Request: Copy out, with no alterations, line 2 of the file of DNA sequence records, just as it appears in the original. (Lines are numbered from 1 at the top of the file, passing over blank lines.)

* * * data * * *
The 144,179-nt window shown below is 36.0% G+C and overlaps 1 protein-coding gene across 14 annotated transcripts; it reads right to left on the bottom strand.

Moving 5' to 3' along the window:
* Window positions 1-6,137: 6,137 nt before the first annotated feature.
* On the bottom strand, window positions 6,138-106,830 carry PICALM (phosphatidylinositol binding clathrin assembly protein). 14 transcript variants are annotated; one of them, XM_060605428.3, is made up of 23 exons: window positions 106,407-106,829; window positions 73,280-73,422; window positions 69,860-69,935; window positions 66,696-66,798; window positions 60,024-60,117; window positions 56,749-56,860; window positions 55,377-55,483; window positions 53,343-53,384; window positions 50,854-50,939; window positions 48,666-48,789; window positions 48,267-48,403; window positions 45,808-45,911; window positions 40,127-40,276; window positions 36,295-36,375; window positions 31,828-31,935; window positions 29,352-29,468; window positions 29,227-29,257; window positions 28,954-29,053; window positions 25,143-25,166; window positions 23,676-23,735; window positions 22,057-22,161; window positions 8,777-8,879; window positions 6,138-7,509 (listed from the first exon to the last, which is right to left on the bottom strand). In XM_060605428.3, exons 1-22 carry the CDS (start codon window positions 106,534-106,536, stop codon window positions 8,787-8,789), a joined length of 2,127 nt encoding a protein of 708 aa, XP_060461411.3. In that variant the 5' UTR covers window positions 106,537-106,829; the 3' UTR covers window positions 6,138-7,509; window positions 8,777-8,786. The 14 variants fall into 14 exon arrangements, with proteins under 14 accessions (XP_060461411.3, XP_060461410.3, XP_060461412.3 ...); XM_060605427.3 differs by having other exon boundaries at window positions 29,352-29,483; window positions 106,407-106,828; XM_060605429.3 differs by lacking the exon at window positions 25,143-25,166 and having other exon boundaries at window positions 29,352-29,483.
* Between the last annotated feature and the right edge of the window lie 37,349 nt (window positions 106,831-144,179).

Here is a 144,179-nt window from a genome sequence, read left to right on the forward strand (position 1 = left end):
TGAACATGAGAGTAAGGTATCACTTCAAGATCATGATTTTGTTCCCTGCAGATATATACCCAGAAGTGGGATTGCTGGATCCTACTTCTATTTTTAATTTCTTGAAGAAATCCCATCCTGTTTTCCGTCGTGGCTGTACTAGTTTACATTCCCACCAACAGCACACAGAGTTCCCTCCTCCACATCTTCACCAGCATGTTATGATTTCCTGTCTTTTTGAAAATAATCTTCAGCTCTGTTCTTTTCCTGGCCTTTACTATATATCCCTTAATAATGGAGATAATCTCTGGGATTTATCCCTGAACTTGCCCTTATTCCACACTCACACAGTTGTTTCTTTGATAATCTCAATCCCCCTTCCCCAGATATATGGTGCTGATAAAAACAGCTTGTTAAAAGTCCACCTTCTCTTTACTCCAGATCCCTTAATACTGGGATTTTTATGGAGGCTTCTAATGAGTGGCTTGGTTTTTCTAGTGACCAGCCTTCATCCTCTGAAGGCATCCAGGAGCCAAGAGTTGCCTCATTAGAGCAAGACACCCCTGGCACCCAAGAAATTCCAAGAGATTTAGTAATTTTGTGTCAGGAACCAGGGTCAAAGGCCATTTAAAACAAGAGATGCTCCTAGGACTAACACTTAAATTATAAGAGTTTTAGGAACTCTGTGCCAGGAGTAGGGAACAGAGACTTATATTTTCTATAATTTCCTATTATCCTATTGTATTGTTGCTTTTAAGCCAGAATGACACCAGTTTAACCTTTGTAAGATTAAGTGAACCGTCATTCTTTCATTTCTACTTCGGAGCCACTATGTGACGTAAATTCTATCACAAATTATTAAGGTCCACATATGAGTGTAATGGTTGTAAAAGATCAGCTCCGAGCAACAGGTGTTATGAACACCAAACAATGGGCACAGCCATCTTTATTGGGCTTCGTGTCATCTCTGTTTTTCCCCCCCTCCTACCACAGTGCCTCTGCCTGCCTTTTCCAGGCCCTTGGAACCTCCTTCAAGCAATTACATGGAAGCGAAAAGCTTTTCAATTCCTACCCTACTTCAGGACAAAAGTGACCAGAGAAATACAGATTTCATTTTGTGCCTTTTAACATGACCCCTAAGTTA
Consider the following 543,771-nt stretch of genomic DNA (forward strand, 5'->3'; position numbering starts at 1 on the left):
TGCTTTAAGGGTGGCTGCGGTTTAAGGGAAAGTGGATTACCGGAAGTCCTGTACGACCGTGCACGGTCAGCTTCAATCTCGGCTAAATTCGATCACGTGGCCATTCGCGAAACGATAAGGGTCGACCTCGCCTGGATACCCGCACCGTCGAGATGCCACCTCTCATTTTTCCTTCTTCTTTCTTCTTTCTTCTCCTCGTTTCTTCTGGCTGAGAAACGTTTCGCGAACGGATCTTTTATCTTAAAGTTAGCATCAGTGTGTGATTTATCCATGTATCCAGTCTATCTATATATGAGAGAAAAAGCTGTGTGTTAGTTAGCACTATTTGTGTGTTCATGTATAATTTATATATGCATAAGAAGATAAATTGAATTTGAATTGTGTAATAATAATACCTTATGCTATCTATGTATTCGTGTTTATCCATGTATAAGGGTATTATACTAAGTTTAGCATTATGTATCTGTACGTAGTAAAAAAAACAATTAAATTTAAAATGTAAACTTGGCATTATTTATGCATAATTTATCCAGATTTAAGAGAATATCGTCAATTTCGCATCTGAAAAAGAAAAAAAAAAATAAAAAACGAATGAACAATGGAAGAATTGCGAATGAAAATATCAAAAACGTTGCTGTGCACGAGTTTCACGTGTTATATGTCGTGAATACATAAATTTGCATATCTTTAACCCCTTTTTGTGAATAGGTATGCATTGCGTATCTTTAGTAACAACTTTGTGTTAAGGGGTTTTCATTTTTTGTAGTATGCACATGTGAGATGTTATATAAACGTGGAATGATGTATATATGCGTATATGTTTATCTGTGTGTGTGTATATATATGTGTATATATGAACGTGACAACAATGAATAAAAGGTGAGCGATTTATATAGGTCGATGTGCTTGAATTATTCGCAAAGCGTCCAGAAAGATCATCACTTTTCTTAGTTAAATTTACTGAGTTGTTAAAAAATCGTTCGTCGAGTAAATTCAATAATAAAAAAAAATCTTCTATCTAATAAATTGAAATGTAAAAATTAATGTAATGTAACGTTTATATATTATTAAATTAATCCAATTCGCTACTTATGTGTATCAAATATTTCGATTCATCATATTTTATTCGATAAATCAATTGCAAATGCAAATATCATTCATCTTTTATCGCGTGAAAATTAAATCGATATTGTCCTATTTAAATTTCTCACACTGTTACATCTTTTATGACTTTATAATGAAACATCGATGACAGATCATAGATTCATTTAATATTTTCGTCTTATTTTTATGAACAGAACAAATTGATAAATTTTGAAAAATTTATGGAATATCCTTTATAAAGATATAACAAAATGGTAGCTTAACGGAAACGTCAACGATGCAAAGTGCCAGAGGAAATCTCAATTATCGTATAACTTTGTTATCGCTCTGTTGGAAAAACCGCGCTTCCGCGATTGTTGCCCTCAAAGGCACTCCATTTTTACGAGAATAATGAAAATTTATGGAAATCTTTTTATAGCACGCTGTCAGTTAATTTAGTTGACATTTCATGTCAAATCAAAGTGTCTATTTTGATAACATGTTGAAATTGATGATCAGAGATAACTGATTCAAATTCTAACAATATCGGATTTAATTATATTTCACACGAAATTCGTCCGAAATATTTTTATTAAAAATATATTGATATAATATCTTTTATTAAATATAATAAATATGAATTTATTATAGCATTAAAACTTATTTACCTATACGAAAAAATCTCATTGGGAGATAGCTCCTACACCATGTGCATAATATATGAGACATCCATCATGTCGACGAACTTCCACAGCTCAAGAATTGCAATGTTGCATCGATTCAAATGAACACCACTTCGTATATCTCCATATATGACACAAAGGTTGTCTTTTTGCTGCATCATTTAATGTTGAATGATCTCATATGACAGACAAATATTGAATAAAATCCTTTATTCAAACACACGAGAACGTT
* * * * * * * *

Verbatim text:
Moving 5' to 3' along the window: